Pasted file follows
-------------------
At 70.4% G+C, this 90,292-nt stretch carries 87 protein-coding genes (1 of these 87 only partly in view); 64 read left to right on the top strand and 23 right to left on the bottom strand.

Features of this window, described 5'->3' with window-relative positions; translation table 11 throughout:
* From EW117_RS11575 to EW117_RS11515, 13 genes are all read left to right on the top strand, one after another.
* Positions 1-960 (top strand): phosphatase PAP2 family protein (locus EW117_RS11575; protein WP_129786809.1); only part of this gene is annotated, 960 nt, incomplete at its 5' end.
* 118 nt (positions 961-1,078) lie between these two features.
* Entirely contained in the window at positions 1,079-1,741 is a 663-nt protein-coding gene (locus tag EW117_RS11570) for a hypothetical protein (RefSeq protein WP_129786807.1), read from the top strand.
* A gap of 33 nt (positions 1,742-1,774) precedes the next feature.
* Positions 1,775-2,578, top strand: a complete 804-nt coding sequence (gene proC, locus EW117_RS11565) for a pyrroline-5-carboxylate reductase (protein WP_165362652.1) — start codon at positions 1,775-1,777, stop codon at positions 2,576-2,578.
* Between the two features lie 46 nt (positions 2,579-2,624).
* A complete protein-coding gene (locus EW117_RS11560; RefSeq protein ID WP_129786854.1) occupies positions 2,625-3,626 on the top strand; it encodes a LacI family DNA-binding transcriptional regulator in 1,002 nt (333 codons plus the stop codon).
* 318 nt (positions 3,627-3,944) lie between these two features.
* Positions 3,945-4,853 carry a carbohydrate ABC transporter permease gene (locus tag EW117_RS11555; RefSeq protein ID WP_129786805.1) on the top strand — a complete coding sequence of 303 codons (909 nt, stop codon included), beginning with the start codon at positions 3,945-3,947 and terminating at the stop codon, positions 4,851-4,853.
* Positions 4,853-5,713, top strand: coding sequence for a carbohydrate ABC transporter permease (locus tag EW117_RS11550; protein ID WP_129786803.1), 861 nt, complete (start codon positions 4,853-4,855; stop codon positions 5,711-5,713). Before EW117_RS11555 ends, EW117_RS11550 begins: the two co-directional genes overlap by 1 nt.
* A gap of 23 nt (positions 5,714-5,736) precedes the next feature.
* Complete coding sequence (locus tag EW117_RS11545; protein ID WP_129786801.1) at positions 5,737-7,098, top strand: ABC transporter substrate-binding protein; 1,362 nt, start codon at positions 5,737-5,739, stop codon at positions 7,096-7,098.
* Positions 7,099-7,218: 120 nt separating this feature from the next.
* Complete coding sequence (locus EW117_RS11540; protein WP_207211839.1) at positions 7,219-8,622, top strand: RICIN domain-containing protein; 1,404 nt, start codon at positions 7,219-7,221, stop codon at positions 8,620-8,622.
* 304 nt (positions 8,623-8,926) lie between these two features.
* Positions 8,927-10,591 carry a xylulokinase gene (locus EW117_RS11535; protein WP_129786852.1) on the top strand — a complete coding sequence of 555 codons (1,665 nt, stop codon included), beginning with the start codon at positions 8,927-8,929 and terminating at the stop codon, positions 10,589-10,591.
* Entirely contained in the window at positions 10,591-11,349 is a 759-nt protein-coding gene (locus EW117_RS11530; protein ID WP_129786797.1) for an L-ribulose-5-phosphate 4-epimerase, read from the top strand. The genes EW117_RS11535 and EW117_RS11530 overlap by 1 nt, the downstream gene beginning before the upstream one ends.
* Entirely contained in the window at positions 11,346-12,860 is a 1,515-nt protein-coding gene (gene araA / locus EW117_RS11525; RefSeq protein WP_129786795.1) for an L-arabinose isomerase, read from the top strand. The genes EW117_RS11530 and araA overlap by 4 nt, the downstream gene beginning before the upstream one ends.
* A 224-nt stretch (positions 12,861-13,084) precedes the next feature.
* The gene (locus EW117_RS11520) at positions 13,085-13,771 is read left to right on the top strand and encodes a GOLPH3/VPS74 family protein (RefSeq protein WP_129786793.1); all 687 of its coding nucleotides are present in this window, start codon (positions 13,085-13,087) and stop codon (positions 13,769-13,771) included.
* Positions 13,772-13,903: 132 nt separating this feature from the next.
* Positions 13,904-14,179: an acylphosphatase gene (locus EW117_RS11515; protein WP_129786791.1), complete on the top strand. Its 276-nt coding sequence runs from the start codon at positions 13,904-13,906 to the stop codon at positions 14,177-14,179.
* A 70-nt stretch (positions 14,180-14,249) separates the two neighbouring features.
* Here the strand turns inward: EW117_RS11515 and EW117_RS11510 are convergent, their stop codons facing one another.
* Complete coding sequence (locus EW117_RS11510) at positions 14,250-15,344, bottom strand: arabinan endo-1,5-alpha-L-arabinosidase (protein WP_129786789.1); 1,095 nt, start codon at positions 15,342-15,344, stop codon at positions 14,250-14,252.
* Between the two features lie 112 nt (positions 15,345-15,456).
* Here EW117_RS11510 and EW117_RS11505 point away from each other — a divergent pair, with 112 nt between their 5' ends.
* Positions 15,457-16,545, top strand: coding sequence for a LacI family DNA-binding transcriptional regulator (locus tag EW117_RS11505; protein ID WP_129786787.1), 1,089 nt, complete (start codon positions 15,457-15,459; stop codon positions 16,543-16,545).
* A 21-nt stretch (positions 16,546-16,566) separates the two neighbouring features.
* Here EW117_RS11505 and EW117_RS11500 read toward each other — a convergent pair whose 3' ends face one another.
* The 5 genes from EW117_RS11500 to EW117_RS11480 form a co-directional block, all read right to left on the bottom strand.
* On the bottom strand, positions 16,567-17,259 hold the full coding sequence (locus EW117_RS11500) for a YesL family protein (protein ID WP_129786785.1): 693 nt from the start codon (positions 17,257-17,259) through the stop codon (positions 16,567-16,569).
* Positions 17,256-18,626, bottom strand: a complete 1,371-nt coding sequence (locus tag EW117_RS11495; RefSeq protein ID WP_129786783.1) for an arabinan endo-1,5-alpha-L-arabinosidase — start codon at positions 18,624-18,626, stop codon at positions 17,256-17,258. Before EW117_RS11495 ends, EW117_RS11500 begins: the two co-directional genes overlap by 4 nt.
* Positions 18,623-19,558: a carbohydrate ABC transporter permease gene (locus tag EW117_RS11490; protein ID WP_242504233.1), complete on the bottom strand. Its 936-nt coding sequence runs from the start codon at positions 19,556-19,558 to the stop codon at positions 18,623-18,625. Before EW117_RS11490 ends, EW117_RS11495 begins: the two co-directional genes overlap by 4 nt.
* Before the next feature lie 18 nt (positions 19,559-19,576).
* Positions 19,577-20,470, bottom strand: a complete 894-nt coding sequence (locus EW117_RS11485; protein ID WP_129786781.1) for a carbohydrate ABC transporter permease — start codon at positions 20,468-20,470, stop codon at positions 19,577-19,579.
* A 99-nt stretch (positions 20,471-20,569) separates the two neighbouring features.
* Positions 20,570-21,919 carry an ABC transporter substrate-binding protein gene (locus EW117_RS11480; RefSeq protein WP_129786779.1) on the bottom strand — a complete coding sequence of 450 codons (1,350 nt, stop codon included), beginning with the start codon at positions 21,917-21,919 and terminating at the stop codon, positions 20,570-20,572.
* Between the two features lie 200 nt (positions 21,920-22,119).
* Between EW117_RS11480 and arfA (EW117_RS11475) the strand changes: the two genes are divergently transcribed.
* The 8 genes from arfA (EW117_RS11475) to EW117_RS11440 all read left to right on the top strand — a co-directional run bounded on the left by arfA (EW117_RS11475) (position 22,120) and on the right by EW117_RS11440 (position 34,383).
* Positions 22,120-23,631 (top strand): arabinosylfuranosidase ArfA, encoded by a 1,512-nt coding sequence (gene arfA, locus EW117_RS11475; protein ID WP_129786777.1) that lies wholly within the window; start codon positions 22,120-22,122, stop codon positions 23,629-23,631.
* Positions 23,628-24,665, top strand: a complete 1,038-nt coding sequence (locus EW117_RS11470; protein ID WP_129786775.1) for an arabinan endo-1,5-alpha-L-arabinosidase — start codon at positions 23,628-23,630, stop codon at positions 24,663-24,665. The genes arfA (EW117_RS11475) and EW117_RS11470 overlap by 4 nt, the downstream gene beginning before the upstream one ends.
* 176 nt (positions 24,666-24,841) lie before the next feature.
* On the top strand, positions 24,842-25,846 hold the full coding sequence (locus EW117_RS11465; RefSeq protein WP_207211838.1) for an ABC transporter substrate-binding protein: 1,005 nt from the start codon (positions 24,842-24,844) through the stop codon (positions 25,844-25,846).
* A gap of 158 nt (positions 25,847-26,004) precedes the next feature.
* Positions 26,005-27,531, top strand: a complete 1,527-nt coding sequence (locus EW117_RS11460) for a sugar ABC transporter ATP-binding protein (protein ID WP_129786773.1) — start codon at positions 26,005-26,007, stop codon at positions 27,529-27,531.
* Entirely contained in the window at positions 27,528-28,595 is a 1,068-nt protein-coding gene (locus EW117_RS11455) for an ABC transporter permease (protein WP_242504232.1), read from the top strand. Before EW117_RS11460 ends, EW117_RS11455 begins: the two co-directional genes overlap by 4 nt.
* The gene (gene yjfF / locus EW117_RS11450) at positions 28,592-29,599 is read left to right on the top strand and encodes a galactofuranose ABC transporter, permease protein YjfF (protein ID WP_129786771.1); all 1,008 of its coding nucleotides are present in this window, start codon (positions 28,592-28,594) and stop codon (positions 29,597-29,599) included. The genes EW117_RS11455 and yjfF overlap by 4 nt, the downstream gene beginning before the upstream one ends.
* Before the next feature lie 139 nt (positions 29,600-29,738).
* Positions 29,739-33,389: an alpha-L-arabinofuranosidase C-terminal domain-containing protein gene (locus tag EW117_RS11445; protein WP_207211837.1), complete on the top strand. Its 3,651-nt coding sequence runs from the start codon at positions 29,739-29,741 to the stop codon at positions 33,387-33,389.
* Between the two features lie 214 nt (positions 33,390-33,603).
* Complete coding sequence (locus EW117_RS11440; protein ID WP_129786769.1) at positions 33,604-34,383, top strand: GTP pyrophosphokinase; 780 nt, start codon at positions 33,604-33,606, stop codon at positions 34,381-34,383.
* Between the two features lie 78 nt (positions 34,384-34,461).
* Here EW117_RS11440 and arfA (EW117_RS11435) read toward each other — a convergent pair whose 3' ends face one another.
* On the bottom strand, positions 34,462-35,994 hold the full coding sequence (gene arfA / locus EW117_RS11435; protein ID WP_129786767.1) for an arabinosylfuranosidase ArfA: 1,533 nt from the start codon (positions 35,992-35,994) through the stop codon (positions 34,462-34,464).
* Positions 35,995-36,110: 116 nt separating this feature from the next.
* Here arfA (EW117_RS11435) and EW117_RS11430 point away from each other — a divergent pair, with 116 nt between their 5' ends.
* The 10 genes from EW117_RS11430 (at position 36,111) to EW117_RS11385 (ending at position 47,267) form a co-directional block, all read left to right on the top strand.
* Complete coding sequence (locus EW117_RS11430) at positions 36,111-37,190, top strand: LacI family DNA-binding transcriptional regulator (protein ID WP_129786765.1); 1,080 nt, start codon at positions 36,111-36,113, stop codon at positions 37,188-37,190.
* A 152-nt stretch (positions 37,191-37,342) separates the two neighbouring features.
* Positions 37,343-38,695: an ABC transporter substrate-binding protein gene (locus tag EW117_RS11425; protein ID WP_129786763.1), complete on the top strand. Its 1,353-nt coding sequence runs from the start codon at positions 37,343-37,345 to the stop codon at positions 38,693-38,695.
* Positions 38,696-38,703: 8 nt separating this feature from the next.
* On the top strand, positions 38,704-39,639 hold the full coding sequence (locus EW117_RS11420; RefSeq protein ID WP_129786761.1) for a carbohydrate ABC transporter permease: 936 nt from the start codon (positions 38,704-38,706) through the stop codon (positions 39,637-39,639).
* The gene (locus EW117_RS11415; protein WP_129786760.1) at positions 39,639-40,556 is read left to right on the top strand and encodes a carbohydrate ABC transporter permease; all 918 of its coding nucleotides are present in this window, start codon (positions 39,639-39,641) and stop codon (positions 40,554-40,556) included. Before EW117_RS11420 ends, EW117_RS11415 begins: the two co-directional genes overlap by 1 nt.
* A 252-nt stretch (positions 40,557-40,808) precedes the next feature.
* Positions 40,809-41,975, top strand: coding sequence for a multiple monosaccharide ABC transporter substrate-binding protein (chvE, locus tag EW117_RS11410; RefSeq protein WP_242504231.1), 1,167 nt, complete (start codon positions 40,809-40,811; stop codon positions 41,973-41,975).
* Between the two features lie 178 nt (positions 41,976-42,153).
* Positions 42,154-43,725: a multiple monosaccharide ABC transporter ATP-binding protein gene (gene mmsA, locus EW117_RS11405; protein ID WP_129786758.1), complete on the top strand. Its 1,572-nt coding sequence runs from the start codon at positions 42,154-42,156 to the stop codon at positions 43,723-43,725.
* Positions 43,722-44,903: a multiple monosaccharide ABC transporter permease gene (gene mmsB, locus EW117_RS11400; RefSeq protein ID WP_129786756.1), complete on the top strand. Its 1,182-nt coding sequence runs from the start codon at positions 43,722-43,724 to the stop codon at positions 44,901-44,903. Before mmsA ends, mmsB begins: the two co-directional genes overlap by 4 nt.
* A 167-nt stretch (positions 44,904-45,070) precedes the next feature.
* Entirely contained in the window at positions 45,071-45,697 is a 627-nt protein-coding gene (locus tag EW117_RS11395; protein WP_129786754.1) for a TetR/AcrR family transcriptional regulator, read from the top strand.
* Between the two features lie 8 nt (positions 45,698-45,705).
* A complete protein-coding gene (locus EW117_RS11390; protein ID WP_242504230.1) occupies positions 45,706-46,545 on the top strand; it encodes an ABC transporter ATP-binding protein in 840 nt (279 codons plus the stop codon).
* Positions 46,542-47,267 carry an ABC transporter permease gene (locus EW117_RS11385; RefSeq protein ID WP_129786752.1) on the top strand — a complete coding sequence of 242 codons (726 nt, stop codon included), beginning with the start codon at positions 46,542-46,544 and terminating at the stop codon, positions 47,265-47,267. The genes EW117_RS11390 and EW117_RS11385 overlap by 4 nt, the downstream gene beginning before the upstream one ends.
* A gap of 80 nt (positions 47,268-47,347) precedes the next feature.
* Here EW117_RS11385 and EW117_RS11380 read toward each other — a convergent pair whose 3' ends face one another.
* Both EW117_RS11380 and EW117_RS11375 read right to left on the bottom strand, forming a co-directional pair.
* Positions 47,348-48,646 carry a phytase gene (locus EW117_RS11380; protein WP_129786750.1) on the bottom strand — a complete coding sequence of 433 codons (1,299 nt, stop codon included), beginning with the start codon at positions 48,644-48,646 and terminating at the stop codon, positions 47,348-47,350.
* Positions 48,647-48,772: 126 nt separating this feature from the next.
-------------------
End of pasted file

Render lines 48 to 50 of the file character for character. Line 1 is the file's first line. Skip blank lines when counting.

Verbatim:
* On the top strand, positions 24,842-25,846 hold the full coding sequence (locus EW117_RS11465; RefSeq protein WP_207211838.1) for an ABC transporter substrate-binding protein: 1,005 nt from the start codon (positions 24,842-24,844) through the stop codon (positions 25,844-25,846).
* A gap of 158 nt (positions 25,847-26,004) precedes the next feature.
* Positions 26,005-27,531, top strand: a complete 1,527-nt coding sequence (locus EW117_RS11460) for a sugar ABC transporter ATP-binding protein (protein ID WP_129786773.1) — start codon at positions 26,005-26,007, stop codon at positions 27,529-27,531.